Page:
Friday, February 18, 2011

Hegemonic Deterrence

People in various workplaces are confronted with a number of challenges related to discrimination and harassment. In many ways, they are sent signals to just keep quiet and "put up with it." When they don't, they face retaliatory measures - including lateral transfers; loss of responsibilities; being sent signals that their future at the workplace is in doubt even if their work is nevertheless more than satisfactory; and, of course, termination.

These signals can be overwhelming and may stop someone from pursuing a legitimate grievance. Even when they do, there is sometimes a tendency to feel (or at least leave an impression that they feel) guilty for saying something, "for causing trouble."

A recent lawsuit was filed in the United States Federal Court for the Southern District of New York. The plaintiff, Jaime Laskis, is a lawyer who formerly worked at the New York City office of a Canadian law firm, Osler, Harkin, and Harcourt, LLP. Her claim alleges sex discrimination and retaliation for drawing attention to the alleged discrimination. You can read more about the action here (the Toronto Star article online previously contained a link to access a copy of the original complaint filed with the district court but seems to no longer be available).

Something that Ms. Laskis said to the Toronto Star illustrates the hegemonic deterrence against speaking out (as well as to the demeaning experience of being discriminated against). She says:
“It's a horrible situation. It has been a really difficult process. I'm not this kind of person. I'm not a troublemaker. I'm not even a loud voice. I just keep my head down and do my job.”
Her words are instructive and speak to the larger narrative and construction in our culture(s) of those who supposedly complain about wrongful treatment. One can see this illustrated in a number of films. They are (made to feel like) "troublemakers" and/or "whiners". Such troublemakers are people with loud voices - read: "loud mouths". They are people more interested in poking their head up merely to get attention simply for the sake of fulfilling some need to self-aggrandize. They are not people who are interested in doing their job.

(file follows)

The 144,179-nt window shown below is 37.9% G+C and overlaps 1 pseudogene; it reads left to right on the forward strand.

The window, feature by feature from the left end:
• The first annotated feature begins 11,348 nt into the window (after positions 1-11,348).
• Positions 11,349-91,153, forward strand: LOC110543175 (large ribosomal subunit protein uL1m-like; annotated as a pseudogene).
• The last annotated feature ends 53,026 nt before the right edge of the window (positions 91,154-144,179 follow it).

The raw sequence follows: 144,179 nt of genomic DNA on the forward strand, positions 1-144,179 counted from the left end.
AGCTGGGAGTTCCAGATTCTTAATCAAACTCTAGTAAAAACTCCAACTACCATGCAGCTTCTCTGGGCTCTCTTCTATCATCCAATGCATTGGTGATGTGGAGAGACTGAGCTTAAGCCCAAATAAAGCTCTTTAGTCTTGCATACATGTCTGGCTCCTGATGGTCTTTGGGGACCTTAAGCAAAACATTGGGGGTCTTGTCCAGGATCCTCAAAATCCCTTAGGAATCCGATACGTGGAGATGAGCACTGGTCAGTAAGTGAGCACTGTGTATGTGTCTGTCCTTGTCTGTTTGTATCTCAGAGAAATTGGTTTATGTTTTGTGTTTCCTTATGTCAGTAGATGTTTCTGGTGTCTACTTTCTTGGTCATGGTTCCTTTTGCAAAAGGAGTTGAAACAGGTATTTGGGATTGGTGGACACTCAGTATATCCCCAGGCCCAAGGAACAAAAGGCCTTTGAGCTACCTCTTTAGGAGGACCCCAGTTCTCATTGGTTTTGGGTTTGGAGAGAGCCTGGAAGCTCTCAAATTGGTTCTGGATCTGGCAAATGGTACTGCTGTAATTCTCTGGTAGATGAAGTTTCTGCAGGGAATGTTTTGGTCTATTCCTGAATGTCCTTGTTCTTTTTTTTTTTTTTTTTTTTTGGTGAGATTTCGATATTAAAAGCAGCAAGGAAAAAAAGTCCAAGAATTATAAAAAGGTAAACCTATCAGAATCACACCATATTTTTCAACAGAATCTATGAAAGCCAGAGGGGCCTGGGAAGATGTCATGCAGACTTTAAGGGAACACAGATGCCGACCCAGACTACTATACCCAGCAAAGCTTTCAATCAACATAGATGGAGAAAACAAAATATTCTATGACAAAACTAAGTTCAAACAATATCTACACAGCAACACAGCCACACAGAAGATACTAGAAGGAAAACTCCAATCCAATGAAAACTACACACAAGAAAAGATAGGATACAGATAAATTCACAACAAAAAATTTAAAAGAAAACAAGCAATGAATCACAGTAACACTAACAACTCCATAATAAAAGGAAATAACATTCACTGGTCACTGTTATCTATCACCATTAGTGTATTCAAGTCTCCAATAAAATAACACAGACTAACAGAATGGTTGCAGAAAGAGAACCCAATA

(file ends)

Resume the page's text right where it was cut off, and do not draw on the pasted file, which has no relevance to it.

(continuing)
The reality is of course, someone who has a bona fide claim of discrimination is not a troublemaker for raising the issue through a legal claim or through internal channels at the workplace. They are merely drawing legitimate attention to unlawful and discriminatory conduct. They are, in a sense, whistleblowers, for they call attention and raise issues about wrongdoing that may not be known and need to be addressed. By this, I don't mean that it is not known more generally that discrimination could or does happen in various workplaces, including law firms, but that it is, if proven, happening in a specific firm during a specific period and perpetrated by specific person(s). It moves from the general and abstract (discrimination happens) to the tangible and specific which may be subject to redress. Blowing the whistle (which, yes, also serves a personal and legitimate interest), has a larger utilitarian purpose. It serves notice to some that similar conduct may be subject to court action - not to mention the (potentially) ensuing damage to the reputation of the individual and/or the firm. It also sends a signal to those inside the firm or other workplace who are being subjected to this treatment that they have options.

Using a metaphorical "loud voice", one shatters the expected silence that the discriminated and harassed are expected to endure through hushed tones and a supplicating demeanor. In other words, loud voices aren't necessarily the ones that are discordant. What is discordant are statements made to or about women (or other marginalized groups) that sound like the following. A senior partner at the firm (allegedly) states to an employee who is going to attend graduate studies in law: "that's great you are going to Harvard - you might meet some pretty women pretending to get a legal education." Or, even more priceless (and again allegedly) said by the same partner with respect to female employees taking maternity leave:
[T]hat's why I hate working with women, because they just get pregnant and leave. Out of every three years you only get one good year out of them [emphasis added].
As told to Ms. Laskis specifically, the partner advised her that she had to demonstrate that she was more than "just a pretty face." Furthermore she was purportedly advised that she was "not helping herself coming to work looking well put together." This was despite the fact that she was recognized for doing consistently good work reflected in performance reviews.

Clearly, sometimes keeping one's head down and doing their work allows further discrimination and abuse to happen.

If all that Ms. Laskis claims is true, she, is not the troublemaker. The errant partner is and so is the firm for allowing it to occur (on a vicarious liability theory). Furthermore, in pursuing this case and hopefully being vindicated along the way if she can prove her case, she helps to challenge the hegemonies of deterrence that expect the discriminated to not only accept the wrongdoing but are made to feel like they have something to be ashamed of when speaking out.


James Hathaway, The Law of Refugee Status (Markham, ON: LexisNexis Canada, 1991) at 219 (speaking about the enforcement of international human rights law being dependent on publicity and moral probation. While the context in which Professor Hathaway speaks about it is different from what is addressed here, I think the concept nevertheless has resonance).

Michele Henry, "Woman Alleges Sexual Discrimination in Lawsuit Against Toronto-based Firm" The Toronto Star (15 February 2011), online:

Laskis v. Osler, Hoskin & Harcourt LLP, 11-Civ-0585 (S.D.N.Y. 2011).

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